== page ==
Over twenty years as a high-school English teacher, I have read many great books and learned the art of crafting them. It has also given me a rare opportunity that many writers find inspiring: I get to see daily which literary texts have an impact on my audience. This audience is really one of the most difficult audiences to reach: teens.
Writing is all about the moment. I experienced it in one of my classes’s studies of Fyodor Didstoyevsky’s classic novel Crime and Punishment. Honors World Literature Class student said to my, “I cannot wait to read. “I’ve looked forward to this all the day,” she said to me. I honestly thought she was responding in the kind of sarcasm that teachers teach adolescents every day. She wasn’t making it in class, and she had spoken to me numerous times about her distaste of reading. I asked if she was being sarcastic. I asked her to clarify and she said “No. This book is my favourite.”
You’ve heard educators talk about “teacher moment”?
Now imagine that someone is saying that about your creation.
My 22-years of study of great literature have been a huge help to me as a teacher and writer. It allows me to craft stories rich in meaning that add depth to the characters and plots that I create. My knowledge is a source of inspiration for my students. It reveals the layers of glue used by writers to hold a story together.
Fiction is more that a story. Like an artist using the elements of size, shape and shadow to create a picture, a writer also uses a variety techniques to make a meaningful whole. An excellent writer knows that creating a work of excellence does not happen by chance. Although an inspiration may strike suddenly, the process takes months to years of effort and careful attention.
In order to create masterful fiction, symbolism must be included. Since the beginning of history, symbols have been embedded in literature, culture, society, and environment. This symbology can be used by great writers to enhance the depth and substance of their characters and themes.
Ginny Wiehardt won the award for poetry and fiction writing. This indirect approach allows an artist to add nuance or complexity.
How can symbolism help improve the quality and style of your writing?
- It creates curiosity in the reader’s perceptions of and judgments.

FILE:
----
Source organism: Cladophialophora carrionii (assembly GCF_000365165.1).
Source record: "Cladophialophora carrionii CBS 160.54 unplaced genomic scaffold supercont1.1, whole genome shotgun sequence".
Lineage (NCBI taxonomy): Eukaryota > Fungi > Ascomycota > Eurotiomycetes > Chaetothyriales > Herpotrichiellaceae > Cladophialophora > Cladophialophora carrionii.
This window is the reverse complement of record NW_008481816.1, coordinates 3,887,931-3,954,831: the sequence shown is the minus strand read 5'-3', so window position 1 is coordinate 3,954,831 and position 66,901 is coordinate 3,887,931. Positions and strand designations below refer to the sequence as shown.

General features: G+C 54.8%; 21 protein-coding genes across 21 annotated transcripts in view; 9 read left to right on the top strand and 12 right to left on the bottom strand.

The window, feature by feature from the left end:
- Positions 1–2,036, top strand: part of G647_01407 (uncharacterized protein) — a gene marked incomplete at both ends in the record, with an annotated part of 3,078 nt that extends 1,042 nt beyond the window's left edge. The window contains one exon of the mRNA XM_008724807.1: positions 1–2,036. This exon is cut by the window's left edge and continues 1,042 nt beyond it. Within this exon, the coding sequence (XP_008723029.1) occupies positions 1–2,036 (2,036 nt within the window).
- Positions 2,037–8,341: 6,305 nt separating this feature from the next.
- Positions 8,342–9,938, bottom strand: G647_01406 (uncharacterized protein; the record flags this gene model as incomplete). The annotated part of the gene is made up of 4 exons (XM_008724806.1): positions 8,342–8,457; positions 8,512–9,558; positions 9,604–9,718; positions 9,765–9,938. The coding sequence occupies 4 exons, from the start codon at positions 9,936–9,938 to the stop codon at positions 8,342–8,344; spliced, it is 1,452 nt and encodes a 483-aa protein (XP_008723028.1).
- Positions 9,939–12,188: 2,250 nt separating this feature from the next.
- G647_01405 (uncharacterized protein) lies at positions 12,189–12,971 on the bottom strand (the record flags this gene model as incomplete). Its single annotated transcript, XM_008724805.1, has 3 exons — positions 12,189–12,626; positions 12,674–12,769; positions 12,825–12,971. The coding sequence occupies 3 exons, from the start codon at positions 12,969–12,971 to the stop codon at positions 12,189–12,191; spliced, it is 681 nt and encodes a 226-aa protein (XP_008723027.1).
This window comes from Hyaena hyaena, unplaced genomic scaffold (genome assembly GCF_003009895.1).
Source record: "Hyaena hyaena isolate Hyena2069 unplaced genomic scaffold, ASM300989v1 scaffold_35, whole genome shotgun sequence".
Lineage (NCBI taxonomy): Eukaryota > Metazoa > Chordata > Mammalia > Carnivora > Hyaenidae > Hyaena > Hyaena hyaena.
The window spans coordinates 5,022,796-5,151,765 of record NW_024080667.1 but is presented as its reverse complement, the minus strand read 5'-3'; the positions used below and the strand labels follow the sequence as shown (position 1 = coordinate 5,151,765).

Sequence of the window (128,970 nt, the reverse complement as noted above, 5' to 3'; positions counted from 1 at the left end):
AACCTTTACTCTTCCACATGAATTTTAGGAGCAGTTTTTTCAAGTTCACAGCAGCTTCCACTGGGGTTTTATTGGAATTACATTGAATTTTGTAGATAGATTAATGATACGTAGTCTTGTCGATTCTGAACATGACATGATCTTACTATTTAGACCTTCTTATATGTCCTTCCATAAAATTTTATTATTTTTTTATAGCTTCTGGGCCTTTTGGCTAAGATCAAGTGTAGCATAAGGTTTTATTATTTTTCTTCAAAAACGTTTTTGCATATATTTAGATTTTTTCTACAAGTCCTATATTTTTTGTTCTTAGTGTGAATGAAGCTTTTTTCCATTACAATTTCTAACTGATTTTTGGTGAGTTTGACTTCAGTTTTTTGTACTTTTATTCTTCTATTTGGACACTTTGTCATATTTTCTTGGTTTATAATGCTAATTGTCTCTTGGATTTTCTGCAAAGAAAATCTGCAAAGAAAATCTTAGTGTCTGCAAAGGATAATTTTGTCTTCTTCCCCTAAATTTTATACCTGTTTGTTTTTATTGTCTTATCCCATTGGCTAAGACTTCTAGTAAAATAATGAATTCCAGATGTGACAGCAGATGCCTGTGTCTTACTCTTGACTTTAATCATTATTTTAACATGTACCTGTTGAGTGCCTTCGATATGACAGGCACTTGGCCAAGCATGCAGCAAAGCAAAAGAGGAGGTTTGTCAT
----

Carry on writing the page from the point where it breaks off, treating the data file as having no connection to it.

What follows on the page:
- It gives characters and topics a sense of universality. This makes it more likely that the text will get a lot of attention and be well-received.
- It makes it more likely that readers will grasp the important themes and ideas that the author has put forward.
- It provides valuable clues that assist in strong characterization.
- It is used to improve the overall mood and tone that the author tries create.
- It improves the reader’s ability to picture emotions and conflicts through a piece literature.
Symbology is a broad subject, but I’ll show you some strategies to maximize its benefits for your own literary creations.
The Symbolic Value of Names
Many notable writers have used characters’ names as symbolic representations of their personalities and personal conflicts. Raskolnikov, Dostoevsky’s classic Crime and Punishment is a great example of this. The story is about a man that is torn apart because of his premeditated act to murder. Russian words for “raskol”, such as schism or division, refer to the warring ideologies in the life of the character.
This technique can help writers foreshadow, cement and highlight the character’s main conflicts. The idea for this article was born out of a writing workshop where a novelist was trying to find the right name for a mean, untalkative character. One of the group members suggested that the writer research symbolism and names. So I did my research to see what I could discover. German is silent or quiet. Dutch is cruel. So what about Liesel Wreed, a character?
As I guide you through many ways to add depth in your writing with the element symbolism, my fictional character will help you to see how layers symbolism can enhance the central themes and ideas that you want to emphasize.
I will illustrate this character because she has been affected by traumas from her childhood that have left her stuck, unable move forward and unable make positive life changes. Let’s now see how we can make name symbolism work here.
Spanish has the feminine child “nina”, while Welsh has the word “cadwyn”. Perhaps Nina Cadwyn would be appropriate to portray a girl chained to the past.
Strategies to include name symbolism
- In the text you are writing, note the character traits and struggles of your protagonist. Next, look for names that demonstrate these traits.
- Browse the books of baby names with their meanings. For example, I wanted to see my son be a fighter and someone who never gives up. To give Ethan his new name, I used one these books. Hebrew means “strong, firm”, and the name comes from Hebrew.
- Google can also be used for finding the connections you need. You can search different languages for example to find the meaning of a term. Google translate would make me nervous. Many times words don’t translate properly because they don’t consider linguistic features like part or speech. IDL or Indifferent Languages is one possible site. This site may also be useful as a point of inspiration. Keep in mind that you do not have to use the exact word for word translation–remember, “raskol” was only a piece of the name “Raskolnikov.” Rather, use the translation as a point of origin, and play with word forms and variations to come up with something you like.